On a recent project, we needed to come up with an approach for supporting retina images. CSS can be used to handle displaying standard, or retina images based on pixel ratio and device, but this doesn’t solve the need to handle images that are served from Sitecore (specifically, Sitecore 7.2). We also wanted to avoid the user having to upload both a standard version of the image, and a retina version of the image, to keep the authoring experience as simple and seamless as possible.

To solve this problem, we used a combination of Sitecore’s image scaling functionality, the new srcset attribute, and respimage–a responsive images polyfill.

In order to ensure that the author only needed to upload one image, we set the expectation that they would only be uploading the retina version of the image. This allowed us to leverage Sitecore’s image scaling capabilities to scale the image in half, which would then give the standard version of the image.

First, we created a Sitecore extension method to return an image url at a given scale:

public static string GetImageUrl(this Item item, string fieldName, float scale)
{
	Assert.ArgumentNotNull(item, "item");
	Assert.ArgumentNotNull(fieldName, "fieldName");

	string imageUrl = string.Empty;
	ImageField image = item.Fields[fieldName];

	if (image != null && image.MediaItem != null)
	{
		MediaItem imageItem = new MediaItem(image.MediaItem);
		MediaUrlOptions imageOpts = new MediaUrlOptions { Scale = scale };
		imageUrl = Sitecore.StringUtil.EnsurePrefix('/', Sitecore.Resources.Media.MediaManager.GetMediaUrl(imageItem, imageOpts));
	}
	else
	{
		Log.Warn("Could not retrieve image item in GetImageUrl.", typeof(Sandbox.SitecoreExtensions));
	}

	return imageUrl;
}

As you can see, we’re passing in the Sitecore item, the name of the image field within that Sitecore item as a string, and the desired scale as a floating point number. The scale for the retina version of the image being 1.0, or 100 per cent, and the scale for our standard image being .5, or 50 per cent. After verifying that the image, and associated media item aren’t null, we create a new object of type MediaUrlOptions and set the Scale property to our desired scale. From there, we can call the Sitecore.Resources.Media.MediaManager.GetMediaUrl method, passing in the media item, and our MediaUrlOptions object, which will return our image url.

Now, let’s take a look at how we mark up our image using the srcset attribute, and our Sitecore extension method. The new srcset attribute enables you to specify a list of image sources to use based on the width of the browser and the pixel density of the device. In our solution, we are only using the pixel density to determine whether the standard image should be chosen, or whether the retina image should be chosen. On regular resolution displays, the 1x variant of srcset will be used, and on displays with 2 device pixels per CSS pixel, the 2x, or retina, variant of the srcset will be used. This puts the work of determining which image to use, on the browser.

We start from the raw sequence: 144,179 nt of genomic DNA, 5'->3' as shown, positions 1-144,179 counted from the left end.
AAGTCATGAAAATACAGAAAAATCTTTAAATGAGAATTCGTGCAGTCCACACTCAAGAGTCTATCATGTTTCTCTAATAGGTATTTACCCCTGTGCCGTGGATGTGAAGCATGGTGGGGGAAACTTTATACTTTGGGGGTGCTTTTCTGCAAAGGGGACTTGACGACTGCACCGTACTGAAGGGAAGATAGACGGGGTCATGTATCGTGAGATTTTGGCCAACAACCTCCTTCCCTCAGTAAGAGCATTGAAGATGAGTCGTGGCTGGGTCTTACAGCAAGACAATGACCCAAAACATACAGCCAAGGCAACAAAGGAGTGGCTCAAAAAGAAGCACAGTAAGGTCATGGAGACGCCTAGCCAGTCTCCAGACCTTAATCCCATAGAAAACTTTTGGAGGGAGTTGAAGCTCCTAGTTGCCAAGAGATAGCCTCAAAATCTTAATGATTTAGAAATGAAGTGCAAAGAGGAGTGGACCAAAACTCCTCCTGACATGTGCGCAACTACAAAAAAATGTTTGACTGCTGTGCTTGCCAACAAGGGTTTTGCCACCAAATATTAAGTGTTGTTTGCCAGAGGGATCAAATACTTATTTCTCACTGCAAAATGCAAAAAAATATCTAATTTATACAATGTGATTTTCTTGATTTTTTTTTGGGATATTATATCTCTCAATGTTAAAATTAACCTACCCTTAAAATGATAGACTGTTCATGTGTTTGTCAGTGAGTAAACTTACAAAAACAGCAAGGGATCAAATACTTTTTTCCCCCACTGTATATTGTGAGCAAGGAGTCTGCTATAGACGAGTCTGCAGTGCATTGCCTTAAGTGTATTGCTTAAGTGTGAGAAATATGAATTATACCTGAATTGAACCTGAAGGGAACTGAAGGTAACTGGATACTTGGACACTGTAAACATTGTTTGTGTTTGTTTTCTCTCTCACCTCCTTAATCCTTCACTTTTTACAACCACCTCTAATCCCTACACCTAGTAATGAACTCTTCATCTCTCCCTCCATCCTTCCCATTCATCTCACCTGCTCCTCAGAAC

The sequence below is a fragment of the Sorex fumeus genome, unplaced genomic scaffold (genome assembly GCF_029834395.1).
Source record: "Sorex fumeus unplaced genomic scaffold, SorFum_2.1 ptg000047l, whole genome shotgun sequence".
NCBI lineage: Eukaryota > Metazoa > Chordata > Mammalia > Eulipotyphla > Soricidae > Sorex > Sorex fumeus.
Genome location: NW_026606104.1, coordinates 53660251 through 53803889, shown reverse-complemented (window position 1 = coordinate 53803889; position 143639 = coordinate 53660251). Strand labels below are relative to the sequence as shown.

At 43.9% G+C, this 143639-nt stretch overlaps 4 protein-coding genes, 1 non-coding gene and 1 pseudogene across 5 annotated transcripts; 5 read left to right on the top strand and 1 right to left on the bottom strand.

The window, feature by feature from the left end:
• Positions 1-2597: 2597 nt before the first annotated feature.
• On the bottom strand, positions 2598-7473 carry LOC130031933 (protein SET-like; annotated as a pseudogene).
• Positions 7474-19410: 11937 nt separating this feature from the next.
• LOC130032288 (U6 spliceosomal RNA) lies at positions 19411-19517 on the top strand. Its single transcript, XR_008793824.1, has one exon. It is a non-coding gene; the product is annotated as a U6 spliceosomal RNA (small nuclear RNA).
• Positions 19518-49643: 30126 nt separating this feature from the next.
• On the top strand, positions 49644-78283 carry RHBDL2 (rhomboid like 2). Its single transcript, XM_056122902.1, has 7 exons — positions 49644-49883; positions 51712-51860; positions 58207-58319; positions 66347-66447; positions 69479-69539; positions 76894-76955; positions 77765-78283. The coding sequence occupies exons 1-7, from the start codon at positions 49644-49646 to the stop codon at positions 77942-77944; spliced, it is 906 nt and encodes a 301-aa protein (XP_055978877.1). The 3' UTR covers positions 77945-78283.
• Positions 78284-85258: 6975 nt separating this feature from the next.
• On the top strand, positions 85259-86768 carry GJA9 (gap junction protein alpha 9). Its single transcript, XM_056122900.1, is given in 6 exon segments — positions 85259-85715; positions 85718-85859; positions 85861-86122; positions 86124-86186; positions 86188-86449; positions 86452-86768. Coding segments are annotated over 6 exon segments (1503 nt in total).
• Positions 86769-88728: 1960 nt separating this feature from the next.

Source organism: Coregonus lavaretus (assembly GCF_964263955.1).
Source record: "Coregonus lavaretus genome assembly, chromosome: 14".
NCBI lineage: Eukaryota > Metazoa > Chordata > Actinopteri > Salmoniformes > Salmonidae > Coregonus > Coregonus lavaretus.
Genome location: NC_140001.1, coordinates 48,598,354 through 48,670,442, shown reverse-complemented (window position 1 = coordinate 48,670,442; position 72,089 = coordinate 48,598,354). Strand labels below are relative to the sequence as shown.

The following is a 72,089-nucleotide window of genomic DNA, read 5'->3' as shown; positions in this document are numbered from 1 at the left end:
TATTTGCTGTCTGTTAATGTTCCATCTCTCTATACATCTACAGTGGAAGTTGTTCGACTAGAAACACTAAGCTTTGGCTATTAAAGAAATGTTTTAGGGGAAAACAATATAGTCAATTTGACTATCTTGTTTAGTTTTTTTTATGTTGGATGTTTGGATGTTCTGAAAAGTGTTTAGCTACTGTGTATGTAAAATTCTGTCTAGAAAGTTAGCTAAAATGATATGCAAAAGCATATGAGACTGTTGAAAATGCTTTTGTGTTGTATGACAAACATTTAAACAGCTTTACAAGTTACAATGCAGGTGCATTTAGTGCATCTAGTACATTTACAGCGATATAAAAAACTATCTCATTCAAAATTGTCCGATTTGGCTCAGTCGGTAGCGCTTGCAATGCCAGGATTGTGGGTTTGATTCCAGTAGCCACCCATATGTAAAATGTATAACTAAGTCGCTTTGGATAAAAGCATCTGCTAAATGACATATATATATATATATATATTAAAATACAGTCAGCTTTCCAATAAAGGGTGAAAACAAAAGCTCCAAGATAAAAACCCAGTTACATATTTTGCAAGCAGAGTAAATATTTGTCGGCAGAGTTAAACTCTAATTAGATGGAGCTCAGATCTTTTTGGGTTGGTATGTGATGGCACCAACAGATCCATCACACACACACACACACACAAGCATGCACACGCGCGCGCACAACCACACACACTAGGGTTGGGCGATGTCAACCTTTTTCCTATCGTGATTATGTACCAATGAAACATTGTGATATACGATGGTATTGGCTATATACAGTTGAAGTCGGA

Logo

We are passing the 50 per cent scaled image url into the src attribute to handle JavaScript disabled legacy browsers. We are again passing that 50 per cent scaled image url into the srcset attribute as the 1x variant, and our unscaled, retina image url in as the 2x variant using our GetImageUrl Sitecore extension method.

This nearly solves our problem, but because srcset isn’t supported in all browsers, we needed to use the respimage responsive image polyfill to expand support to a wider range of browsers and devices. The respimage script only needs to be added to your website, or bundled in your normal JS and will automatically run, and polyfill all images.

Conclusion

By leveraging Sitecore image scaling, the new srcset attribute, and the respimage responsive polyfill, we were able to implement a basic, and author friendly retina image approach for Sitecore. This approach could be expanded upon to utilize the srcset width description, and even the image sizes attribute if needed.

Notes

In Sitecore versions 7.5 and greater, a new security feature will prevent the GetImageUrl extension method from returning the same result. Sitecore now requires a generated hash value to be appended to the querystring. You will need to use Sitecore’s hashing utilities to append the hash value to the media URL using the Sitecore.Resources.Media.HashingUtils utility methods. I’ve provided an example of the updated extension method below.

public static string GetImageUrl(this Item item, string fieldName, float scale)
{
	Assert.ArgumentNotNull(item, "item");
	Assert.ArgumentNotNull(fieldName, "fieldName");

	string imageUrl = string.Empty;
	ImageField image = item.Fields[fieldName];

	if (image != null && image.MediaItem != null)
	{
		MediaItem imageItem = new MediaItem(image.MediaItem);
		MediaUrlOptions imageOpts = new MediaUrlOptions { Scale = scale };
		string mediaUrl = Sitecore.StringUtil.EnsurePrefix('/', Sitecore.Resources.Media.MediaManager.GetMediaUrl(imageItem, imageOpts));
		if (!string.IsNullOrWhitespace(mediaUrl)) {
			imageUrl = Sitecore.Resources.Media.HashingUtils.ProtectAssetUrl(mediaUrl);
		}
	}
	else
	{
		Log.Warn("Could not retrieve image item in GetImageUrl.", typeof(Sandbox.SitecoreExtensions));
	}

	return imageUrl;
}

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